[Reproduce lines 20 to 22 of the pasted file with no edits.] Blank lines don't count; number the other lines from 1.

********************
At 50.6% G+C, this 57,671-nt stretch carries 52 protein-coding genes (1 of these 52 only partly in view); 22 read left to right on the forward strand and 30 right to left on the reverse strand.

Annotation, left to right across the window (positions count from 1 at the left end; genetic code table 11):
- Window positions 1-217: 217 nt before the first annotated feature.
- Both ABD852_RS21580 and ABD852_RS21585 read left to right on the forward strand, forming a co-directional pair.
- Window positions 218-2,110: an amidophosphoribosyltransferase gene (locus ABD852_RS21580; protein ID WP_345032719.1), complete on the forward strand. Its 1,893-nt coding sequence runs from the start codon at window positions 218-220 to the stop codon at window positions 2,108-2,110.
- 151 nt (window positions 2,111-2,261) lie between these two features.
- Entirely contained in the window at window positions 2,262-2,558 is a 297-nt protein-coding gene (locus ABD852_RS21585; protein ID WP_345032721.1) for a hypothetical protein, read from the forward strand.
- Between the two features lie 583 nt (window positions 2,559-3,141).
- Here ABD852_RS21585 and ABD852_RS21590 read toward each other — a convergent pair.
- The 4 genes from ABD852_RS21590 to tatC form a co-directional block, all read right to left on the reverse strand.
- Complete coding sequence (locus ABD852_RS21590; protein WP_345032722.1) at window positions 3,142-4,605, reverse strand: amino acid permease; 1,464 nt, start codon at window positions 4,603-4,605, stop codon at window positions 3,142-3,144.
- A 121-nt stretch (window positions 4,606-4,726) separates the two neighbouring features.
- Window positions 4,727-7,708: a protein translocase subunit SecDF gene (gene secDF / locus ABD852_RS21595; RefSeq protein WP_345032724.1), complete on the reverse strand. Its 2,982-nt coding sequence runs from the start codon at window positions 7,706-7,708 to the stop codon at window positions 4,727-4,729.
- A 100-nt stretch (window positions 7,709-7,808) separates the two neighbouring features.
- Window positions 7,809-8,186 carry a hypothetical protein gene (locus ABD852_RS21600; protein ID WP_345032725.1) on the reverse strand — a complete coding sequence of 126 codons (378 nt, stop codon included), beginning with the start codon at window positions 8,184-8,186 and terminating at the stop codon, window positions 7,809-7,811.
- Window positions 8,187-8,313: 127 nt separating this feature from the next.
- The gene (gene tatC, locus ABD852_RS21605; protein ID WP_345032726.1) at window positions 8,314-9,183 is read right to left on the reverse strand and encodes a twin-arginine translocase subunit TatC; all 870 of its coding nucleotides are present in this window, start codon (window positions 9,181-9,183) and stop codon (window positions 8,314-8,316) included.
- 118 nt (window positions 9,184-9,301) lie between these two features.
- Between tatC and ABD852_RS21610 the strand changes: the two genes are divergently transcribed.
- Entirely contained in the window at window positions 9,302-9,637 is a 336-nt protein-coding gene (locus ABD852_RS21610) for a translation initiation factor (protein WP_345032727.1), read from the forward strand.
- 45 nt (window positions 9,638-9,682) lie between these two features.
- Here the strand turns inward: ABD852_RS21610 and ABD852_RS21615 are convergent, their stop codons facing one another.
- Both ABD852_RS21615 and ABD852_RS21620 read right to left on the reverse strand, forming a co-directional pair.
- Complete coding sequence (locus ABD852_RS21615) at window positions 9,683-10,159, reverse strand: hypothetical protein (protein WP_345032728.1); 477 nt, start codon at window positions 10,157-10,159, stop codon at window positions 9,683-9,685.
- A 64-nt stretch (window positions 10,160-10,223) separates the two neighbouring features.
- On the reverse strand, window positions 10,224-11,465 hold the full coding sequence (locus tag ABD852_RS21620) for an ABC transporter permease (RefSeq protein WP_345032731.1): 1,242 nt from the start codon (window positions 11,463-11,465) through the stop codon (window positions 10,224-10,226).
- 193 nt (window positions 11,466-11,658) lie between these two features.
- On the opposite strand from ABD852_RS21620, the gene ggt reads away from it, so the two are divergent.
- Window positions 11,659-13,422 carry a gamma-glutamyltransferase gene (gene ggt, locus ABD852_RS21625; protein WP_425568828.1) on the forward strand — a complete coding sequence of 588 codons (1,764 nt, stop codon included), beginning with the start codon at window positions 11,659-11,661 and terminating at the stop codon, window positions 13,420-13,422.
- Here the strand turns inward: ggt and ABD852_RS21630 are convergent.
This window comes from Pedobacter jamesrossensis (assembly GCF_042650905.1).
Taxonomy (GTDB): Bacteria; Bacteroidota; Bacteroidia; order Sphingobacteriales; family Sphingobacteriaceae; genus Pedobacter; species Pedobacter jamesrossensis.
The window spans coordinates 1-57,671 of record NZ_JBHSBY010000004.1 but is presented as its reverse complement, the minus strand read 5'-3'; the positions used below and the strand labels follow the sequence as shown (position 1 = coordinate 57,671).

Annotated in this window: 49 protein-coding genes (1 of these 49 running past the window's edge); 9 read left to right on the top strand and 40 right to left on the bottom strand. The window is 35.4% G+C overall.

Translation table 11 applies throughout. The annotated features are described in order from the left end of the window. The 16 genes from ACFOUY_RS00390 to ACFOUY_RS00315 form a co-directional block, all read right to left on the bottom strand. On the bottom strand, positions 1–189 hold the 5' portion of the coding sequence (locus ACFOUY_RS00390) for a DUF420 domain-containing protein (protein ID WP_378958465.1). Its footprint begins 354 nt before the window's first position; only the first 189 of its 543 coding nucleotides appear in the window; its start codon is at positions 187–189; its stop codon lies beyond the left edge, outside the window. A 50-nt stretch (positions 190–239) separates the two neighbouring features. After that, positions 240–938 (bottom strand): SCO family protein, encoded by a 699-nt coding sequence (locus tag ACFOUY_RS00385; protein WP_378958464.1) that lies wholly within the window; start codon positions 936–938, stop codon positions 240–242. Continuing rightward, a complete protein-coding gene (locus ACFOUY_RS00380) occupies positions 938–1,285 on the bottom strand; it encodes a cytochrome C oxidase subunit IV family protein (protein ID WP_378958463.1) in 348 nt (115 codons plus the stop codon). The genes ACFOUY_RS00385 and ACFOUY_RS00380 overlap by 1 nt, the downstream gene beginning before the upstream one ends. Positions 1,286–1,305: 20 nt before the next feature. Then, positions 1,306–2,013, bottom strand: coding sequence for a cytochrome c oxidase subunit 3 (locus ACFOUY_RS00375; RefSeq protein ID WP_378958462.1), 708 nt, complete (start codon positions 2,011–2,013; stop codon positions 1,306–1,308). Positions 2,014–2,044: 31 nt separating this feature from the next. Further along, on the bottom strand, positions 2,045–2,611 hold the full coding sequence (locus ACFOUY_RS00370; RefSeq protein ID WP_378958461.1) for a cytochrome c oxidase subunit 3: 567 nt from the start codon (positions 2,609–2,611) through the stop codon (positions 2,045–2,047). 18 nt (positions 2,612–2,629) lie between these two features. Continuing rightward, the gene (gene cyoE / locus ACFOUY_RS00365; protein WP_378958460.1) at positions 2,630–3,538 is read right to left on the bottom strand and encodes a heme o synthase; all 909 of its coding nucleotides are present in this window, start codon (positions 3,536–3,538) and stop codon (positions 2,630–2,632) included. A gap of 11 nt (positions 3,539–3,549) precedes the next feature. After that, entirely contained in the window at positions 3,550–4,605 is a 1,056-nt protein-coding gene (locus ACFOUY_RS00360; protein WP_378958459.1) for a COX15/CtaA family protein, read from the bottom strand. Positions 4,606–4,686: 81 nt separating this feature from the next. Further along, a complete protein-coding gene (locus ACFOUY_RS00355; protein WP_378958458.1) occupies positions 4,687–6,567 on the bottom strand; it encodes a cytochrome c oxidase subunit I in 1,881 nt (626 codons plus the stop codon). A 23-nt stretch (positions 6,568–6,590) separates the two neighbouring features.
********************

- Entirely contained in the window at window positions 9,302-9,637 is a 336-nt protein-coding gene (locus ABD852_RS21610) for a translation initiation factor (protein WP_345032727.1), read from the forward strand.
- 45 nt (window positions 9,638-9,682) lie between these two features.
- Here the strand turns inward: ABD852_RS21610 and ABD852_RS21615 are convergent, their stop codons facing one another.